I’ve been thinking about how I might move the Canon macro flash off-camera for studio photography. Then an idea occurred to me — maybe I could repurpose my Godox X1R-C (Wireless Flash Trigger Receiver for Canon) for use with the Canon macro twin flash in order to set- and trigger the macro flash by radio signal from Godox X2T-series and XPro-series radio flash triggers, or even another Godox TT685-series flash set for master mode.

Canon MT-26EX-RT (top) | Godox X1R-C (bottom)

Does it work?

During limited testing, the new off-camera flash rig works beautifully using either manual- or TTL modes. TTL works because the Godox X1R-C hotshoe features five contact pins in the same configuration as Canon Speedlites.

Product image courtesy B&H Photo.

I ordered some new articulating arms and micro clamps for positioning the Canon macro flash rig exactly where I want it during a photo shoot. Further testing will be conducted as soon as the new gear is delivered.

Related Resources

Copyright © 2019 Walter Sanford. All rights reserved.

MYN – More Pantala hymenaea exuvia

December 18, 2019

An odonate exuvia was photographed against a pure white background using the “Meet Your Neighbours” (MYN) technique.

This specimen is a Spot-winged Glider dragonfly (Pantala hymenaea) exuvia. Spot-winged Glider is a member of Family Libellulidae (Skimmers).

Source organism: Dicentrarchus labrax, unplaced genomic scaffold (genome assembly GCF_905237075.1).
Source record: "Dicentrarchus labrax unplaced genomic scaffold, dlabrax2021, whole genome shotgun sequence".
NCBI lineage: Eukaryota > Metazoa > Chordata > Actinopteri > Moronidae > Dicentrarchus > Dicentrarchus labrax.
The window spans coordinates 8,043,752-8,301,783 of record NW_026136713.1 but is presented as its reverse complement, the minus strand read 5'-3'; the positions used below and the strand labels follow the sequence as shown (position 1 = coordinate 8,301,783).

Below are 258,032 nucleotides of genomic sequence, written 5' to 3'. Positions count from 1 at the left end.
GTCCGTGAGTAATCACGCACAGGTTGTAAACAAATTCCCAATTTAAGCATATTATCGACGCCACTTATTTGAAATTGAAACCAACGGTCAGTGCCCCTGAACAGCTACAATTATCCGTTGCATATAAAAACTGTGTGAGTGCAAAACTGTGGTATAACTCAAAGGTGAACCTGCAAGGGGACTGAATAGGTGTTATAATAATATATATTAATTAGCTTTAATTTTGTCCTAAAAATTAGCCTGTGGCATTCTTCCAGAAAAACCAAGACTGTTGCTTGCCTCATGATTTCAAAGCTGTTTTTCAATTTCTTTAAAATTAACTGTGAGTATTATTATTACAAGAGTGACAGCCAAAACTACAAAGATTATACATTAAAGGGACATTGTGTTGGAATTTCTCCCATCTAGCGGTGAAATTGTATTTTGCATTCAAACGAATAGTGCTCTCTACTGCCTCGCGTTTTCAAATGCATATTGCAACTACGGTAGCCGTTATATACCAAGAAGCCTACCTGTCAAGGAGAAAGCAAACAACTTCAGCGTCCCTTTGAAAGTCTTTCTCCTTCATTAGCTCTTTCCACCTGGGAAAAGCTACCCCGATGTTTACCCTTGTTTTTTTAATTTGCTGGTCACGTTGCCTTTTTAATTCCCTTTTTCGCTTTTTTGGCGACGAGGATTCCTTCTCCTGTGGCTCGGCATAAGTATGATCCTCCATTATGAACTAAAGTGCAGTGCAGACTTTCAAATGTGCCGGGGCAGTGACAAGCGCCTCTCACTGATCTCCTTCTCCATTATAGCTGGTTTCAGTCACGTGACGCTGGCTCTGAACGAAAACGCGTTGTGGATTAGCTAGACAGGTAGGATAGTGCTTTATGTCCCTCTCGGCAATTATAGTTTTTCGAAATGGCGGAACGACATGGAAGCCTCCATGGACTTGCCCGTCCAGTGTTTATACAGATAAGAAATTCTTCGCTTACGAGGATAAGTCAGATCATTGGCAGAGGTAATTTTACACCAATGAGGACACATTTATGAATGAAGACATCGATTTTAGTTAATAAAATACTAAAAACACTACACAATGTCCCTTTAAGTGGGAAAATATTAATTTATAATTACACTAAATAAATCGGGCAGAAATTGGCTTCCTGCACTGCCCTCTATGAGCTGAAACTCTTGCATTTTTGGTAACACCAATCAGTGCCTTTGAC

80mm (120mm, 35mm equivalent) | ISO 200 | f/16 | 1/500 s | 0 ev

80mm (120mm, 35mm equivalent) | ISO 200 | f/16 | 1/500 s | 0 ev

The Backstory

This specimen was collected (near Richmond, Virginia USA) and identified by Andy Davidson. Andy is a graduate student at Virginia Commonwealth University working on a research project entitled “Predator-Prey Interactions in a Changing World.”

Tech Tips

The following equipment was used to shoot the macro photographs featured in this post: Fujifilm X-T1 digital camera; Fujifilm MCEX-11 extension tube; and Fujinon XF80mm macro lens minus the lens hood. The camera was set for both manual exposure and manual focus. That’s right, a switch on the camera body is used to set the type of focus. It’s a Fujifilm thing.

Godox XProF radio flash trigger, mounted on the hotshoe of my X-T1, was used to control two off-camera external flash units set for radio slave mode.

  1. Godox TT685C Thinklite Flash for Canon Cameras (manual mode), fitted with a “Vello Bounce Dome (Diffuser) for Canon 580EX II Flash,” was used to light the underside of the translucent white plastic background; the top of the flash unit was ~30 cm from the bottom of the white plastic.